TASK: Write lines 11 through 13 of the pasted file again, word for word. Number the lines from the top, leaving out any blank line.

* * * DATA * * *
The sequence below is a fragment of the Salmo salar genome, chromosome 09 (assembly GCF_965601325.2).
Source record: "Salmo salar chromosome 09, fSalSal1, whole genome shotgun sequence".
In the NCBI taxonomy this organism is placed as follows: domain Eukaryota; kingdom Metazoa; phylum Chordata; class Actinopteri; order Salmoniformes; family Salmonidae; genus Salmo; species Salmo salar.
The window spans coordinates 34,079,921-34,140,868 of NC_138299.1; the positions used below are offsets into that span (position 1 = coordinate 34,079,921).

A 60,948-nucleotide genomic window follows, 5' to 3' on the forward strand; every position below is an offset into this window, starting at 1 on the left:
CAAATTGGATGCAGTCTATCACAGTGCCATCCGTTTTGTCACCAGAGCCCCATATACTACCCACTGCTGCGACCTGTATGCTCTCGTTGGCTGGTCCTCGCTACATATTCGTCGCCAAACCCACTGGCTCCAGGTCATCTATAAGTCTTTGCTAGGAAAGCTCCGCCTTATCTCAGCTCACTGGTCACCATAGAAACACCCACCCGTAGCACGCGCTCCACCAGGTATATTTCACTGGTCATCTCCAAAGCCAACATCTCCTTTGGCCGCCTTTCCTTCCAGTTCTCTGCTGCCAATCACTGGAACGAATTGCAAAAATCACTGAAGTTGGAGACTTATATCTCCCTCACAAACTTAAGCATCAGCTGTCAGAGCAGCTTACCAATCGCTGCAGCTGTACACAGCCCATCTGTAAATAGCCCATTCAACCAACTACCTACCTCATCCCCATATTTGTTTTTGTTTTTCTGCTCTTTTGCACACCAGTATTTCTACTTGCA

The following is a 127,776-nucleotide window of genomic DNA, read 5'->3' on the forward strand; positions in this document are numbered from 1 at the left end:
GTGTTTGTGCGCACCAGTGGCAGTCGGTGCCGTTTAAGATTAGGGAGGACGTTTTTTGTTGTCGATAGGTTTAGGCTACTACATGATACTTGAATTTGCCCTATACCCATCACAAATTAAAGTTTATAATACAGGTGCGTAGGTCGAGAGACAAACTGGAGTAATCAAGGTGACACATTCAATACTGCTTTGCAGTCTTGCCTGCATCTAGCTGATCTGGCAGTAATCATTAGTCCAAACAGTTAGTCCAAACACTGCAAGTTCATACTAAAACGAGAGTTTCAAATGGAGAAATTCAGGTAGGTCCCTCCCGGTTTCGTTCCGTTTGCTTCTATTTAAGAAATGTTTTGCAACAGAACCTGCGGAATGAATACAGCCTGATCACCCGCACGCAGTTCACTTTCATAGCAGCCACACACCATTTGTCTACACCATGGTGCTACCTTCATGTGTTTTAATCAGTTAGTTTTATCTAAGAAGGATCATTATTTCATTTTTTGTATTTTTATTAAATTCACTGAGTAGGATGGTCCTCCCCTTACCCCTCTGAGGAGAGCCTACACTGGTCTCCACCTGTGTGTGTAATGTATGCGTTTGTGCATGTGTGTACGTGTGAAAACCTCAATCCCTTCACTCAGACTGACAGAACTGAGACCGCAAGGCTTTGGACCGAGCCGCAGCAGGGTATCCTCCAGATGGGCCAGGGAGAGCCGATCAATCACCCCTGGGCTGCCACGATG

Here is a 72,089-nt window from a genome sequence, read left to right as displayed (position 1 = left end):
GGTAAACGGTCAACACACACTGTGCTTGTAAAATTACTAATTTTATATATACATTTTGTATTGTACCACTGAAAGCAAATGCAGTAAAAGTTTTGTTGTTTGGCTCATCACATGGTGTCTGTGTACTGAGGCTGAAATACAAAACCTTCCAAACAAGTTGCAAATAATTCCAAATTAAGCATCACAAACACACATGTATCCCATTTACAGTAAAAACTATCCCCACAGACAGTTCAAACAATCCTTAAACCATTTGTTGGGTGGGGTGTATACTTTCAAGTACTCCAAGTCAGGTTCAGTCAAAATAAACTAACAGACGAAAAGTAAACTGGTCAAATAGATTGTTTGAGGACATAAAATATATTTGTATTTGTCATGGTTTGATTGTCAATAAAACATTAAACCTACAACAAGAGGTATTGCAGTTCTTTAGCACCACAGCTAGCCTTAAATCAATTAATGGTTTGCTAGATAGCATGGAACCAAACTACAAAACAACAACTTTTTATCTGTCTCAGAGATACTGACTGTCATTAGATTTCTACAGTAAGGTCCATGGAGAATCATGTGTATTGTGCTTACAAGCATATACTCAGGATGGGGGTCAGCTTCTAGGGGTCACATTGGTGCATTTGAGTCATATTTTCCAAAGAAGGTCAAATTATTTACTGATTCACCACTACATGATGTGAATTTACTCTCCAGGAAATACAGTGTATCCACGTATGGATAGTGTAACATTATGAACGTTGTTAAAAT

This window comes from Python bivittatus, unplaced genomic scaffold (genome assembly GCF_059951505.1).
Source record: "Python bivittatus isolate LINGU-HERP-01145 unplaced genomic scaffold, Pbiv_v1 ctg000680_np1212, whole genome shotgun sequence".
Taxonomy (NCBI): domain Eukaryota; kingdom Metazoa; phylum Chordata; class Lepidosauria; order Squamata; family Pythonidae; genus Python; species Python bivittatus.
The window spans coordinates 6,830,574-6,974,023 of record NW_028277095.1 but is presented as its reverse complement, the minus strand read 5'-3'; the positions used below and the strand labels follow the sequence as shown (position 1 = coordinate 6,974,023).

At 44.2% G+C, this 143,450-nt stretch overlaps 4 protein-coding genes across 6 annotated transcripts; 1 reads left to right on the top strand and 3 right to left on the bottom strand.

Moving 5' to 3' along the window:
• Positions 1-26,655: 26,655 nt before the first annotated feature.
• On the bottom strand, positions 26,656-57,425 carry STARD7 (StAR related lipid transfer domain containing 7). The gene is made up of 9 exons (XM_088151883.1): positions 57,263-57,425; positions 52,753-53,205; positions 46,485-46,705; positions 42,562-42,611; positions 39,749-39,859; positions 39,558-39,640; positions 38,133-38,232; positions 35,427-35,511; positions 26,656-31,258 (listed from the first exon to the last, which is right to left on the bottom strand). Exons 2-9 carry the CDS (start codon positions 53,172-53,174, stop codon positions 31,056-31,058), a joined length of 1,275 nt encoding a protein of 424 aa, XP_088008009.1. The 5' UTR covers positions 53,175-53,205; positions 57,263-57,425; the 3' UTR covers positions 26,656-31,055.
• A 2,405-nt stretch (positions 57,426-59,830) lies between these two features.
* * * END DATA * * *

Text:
This window comes from Python bivittatus, unplaced genomic scaffold (genome assembly GCF_059951505.1).
Source record: "Python bivittatus isolate LINGU-HERP-01145 unplaced genomic scaffold, Pbiv_v1 ctg000680_np1212, whole genome shotgun sequence".
Taxonomy (NCBI): domain Eukaryota; kingdom Metazoa; phylum Chordata; class Lepidosauria; order Squamata; family Pythonidae; genus Python; species Python bivittatus.